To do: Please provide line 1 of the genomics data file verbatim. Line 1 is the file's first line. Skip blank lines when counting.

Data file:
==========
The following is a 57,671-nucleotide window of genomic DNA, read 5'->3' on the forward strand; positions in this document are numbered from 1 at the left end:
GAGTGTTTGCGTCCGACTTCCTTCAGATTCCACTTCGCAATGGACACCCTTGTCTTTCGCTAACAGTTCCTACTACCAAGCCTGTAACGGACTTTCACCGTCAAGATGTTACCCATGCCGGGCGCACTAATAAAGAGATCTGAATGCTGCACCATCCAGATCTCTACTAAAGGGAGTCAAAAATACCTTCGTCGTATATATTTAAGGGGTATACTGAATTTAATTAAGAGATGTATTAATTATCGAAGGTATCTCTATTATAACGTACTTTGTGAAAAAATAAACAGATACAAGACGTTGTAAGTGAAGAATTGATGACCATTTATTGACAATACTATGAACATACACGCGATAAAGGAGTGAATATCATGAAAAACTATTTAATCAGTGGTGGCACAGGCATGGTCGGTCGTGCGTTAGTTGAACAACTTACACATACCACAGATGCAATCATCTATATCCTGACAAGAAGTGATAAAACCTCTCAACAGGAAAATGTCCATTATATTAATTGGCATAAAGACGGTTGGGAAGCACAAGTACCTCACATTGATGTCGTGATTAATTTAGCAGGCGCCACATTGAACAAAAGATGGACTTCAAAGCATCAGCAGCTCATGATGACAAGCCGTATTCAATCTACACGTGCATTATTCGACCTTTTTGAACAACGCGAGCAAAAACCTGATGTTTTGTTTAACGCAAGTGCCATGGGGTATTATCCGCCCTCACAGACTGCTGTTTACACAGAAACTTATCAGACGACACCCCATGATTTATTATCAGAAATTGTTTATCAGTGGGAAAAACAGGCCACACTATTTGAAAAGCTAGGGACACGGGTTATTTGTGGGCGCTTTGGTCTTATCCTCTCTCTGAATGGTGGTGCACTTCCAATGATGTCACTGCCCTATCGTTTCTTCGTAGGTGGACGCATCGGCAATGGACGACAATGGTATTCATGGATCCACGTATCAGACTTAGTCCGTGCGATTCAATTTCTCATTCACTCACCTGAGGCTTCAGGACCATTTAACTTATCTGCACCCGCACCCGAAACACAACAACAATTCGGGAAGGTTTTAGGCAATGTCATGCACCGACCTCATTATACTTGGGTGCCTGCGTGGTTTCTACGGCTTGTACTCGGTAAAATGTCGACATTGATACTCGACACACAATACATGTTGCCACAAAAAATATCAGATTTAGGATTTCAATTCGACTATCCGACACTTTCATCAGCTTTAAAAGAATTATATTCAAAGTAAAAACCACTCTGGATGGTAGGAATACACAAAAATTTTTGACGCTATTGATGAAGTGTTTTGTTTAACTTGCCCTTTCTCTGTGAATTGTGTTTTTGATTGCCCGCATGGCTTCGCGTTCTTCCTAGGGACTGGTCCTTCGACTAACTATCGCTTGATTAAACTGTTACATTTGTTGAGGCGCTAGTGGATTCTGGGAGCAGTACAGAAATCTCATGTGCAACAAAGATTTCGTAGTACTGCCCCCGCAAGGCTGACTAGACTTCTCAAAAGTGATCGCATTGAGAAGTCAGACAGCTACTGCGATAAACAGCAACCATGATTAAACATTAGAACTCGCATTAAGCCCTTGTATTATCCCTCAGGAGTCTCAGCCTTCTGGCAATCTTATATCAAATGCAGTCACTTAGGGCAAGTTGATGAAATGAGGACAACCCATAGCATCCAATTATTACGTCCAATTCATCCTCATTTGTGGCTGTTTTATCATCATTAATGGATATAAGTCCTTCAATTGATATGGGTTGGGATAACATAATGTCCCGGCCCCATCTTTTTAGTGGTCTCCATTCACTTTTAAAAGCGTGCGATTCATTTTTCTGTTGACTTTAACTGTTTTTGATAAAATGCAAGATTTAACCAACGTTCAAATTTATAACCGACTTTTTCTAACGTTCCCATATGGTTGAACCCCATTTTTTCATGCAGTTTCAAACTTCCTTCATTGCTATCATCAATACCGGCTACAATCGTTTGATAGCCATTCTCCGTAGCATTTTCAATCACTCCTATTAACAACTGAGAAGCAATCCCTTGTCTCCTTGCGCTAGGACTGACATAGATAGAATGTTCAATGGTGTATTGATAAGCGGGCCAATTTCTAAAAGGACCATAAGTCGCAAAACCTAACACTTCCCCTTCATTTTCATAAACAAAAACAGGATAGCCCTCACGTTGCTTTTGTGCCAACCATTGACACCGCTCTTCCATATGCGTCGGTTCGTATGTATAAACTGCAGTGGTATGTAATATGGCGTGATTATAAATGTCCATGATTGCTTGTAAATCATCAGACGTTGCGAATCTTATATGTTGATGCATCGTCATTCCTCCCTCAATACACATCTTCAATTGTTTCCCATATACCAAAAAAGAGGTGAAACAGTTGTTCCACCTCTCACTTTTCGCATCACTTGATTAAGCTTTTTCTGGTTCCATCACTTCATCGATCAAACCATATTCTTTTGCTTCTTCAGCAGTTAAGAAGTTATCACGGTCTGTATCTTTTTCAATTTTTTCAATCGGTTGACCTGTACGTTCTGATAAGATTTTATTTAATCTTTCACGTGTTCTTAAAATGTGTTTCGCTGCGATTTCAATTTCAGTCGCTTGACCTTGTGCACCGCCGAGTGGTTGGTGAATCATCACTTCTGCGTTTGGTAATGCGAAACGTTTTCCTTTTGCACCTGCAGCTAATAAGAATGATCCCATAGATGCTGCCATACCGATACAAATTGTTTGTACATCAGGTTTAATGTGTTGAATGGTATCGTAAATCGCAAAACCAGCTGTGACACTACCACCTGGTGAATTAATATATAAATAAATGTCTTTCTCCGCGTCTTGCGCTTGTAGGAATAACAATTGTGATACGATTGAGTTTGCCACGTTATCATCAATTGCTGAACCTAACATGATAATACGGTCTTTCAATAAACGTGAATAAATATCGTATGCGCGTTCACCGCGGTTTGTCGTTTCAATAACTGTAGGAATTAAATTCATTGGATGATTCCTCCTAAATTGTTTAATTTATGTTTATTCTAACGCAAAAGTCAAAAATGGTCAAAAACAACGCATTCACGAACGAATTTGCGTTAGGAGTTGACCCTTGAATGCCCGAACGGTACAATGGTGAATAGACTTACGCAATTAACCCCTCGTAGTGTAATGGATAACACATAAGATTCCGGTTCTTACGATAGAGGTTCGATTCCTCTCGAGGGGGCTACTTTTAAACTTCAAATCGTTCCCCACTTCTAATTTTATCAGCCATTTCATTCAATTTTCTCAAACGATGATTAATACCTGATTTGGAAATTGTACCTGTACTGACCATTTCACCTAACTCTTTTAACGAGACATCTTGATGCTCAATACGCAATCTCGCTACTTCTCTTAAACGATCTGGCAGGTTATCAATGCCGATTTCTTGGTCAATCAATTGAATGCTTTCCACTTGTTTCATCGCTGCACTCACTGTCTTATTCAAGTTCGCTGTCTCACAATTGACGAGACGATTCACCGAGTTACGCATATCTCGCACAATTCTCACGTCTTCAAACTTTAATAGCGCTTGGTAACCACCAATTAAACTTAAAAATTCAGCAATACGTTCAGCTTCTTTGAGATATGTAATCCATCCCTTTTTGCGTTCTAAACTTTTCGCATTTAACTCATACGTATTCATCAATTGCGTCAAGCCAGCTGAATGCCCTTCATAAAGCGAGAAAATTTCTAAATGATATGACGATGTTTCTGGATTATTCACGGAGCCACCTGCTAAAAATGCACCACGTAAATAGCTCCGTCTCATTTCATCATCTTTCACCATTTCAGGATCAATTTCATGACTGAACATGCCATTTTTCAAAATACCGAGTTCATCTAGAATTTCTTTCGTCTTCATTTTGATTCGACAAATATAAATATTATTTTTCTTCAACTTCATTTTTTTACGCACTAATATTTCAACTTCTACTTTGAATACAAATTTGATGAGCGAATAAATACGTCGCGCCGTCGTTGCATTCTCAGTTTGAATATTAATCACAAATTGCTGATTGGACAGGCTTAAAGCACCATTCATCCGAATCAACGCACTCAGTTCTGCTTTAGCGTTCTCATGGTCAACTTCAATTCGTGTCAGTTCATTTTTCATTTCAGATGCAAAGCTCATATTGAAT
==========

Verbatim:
The following is a 57,671-nucleotide window of genomic DNA, read 5'->3' on the forward strand; positions in this document are numbered from 1 at the left end: